Now, I can’t emphasize this enough. In addition to the Culture Index program, the “Who” book I already mentioned is by far, the best resource on the face of the planet for implementing a proper hiring process and vetting out candidates.

Here’s a critical point to remember. You must define who is responsible for hiring. At the end of the day, it’s not HR, it’s the leader that should be responsible. Whether it’s the owner, the president, CEO, whatever the title is, you know the buck stops there, as Truman would say. I’ll take credit for any of the hiring decisions I’ve been a part of, and I’ve been a part of all of them; and any of the failures fall on me too.

Talk to their leaders

Along with the three-part interview, make sure you’re talking to their former bosses and leaders. You don’t want references from friends; you want to talk to the people they’ve reported to, so you can find out who they really are, and what they have really done. It’s also a good idea to look at their social / online presence, because you can learn so much about how a person conducts themselves, which can be very helpful when it comes to making a good hiring decision.

Know the dos and don’ts of HR and think long-game

It’s critical to know the dos and don’ts of HR and recruitment. It doesn’t matter what size your business is, or what you’re doing, just make sure you understand all the laws and statutes. Questions to avoid include asking about age, race, gender, marital status, whether they have children, and making any mention of faith, to name a few taboo subjects. Now, most states and local governments are forbidding inquiries about past salaries. Know your stuff so you can protect yourself and your company.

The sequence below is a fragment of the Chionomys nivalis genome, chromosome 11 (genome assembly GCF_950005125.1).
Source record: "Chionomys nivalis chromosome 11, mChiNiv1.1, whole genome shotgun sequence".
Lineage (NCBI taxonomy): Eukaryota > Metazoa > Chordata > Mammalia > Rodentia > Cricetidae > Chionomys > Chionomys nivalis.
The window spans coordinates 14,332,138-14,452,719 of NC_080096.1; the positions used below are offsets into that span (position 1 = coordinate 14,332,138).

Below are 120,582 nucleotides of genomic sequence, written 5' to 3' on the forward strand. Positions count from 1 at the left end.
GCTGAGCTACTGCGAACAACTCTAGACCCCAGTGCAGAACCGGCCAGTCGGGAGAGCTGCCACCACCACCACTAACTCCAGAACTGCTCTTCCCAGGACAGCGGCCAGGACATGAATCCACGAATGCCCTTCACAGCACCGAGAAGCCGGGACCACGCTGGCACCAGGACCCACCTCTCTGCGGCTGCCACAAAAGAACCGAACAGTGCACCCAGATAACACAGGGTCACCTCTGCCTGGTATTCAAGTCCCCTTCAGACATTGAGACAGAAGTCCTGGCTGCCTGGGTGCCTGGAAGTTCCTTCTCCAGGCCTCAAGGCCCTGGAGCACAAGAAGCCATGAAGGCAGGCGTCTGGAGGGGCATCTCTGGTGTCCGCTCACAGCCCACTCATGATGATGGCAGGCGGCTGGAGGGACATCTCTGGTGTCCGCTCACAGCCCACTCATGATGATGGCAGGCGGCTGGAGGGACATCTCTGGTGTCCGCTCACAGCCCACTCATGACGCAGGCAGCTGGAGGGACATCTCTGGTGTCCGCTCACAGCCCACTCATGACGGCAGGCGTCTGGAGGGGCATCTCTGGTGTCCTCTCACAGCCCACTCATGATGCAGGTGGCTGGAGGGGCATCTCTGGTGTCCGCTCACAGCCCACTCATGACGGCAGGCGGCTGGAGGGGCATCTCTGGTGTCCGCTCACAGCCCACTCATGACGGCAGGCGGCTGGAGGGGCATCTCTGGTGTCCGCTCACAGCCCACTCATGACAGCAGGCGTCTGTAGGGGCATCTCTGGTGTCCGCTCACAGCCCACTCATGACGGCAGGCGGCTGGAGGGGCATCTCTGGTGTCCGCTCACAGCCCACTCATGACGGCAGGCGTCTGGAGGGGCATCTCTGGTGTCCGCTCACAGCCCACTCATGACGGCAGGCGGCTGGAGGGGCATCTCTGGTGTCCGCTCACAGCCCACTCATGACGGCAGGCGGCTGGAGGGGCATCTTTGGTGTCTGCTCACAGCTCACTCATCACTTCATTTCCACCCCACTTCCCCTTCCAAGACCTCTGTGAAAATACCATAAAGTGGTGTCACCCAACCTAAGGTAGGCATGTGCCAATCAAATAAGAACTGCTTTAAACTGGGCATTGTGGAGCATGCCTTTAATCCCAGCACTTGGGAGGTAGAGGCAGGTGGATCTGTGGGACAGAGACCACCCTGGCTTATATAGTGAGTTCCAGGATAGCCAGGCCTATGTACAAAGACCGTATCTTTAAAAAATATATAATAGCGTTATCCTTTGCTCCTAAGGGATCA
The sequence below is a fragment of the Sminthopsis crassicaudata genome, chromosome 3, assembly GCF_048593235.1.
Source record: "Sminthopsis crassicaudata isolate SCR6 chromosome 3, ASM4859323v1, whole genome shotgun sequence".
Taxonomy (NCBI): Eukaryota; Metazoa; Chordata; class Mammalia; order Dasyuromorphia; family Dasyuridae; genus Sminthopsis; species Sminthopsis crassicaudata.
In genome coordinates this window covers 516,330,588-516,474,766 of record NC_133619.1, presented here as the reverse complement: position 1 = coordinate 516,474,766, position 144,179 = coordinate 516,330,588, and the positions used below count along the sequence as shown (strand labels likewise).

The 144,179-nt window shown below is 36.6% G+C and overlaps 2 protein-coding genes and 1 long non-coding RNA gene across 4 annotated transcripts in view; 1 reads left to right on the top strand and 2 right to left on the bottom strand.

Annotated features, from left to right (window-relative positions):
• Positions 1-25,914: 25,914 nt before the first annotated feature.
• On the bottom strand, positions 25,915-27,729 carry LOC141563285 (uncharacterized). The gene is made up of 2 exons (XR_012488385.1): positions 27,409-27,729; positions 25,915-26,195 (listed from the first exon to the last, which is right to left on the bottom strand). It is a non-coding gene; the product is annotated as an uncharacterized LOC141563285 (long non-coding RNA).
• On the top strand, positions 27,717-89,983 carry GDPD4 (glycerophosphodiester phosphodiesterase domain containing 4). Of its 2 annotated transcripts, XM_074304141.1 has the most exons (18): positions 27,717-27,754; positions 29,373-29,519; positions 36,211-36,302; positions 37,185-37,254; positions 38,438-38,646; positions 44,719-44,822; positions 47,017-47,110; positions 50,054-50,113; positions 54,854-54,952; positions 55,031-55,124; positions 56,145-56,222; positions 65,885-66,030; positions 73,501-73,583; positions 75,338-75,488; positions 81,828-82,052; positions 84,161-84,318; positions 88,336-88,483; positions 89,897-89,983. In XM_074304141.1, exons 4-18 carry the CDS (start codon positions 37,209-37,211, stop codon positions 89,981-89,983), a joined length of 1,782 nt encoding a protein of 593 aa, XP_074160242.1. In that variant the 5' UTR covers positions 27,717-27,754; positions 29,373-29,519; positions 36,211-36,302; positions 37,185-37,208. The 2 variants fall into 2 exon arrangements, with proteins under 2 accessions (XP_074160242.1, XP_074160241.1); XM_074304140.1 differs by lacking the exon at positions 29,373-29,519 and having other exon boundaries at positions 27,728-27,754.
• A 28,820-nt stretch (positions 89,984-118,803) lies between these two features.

I’ll also say this. There’s a very big difference between getting all the documents in place (not to minimize the importance of proper documentation) and making sure you’re providing a good interviewing experience for everybody that you come into. You never know who you might meet. I’ve had enough interview experiences where we’ve not made an offer, but because of the way they were treated, they referred somebody else to us. So, always think long-game, you never know who you might meet, and I don’t care how big your city is, it can get small in a hurry – especially with social media these days, everyone is sharing everything.

How long should the hiring process take?

So, how long should the hiring process take? The process from start to finish, can take anywhere from three to six months. This may seem excessive, but you want to be front-roading this because no matter how big your business is, every hire really matters. Think about the hard and soft costs when you’re making hiring decisions and dealing with hiring mistakes.

Be attractional

A final insight is simply this. Recruiting never ends, nor does the interview process. Top talent typically is already providing value somewhere else, so if you want that top talent to be with you, then you must be attractional. You attract what you are. Have a clear vision and be passionate about what you are doing – passion is infectious. So, if you have built an attractional company, whether it’s yourself and a couple of folks, or you and a hundred others, your culture will speak to it online as well as when people interact with you, your team members and leaders. Never forget it, it’s real so be authentic.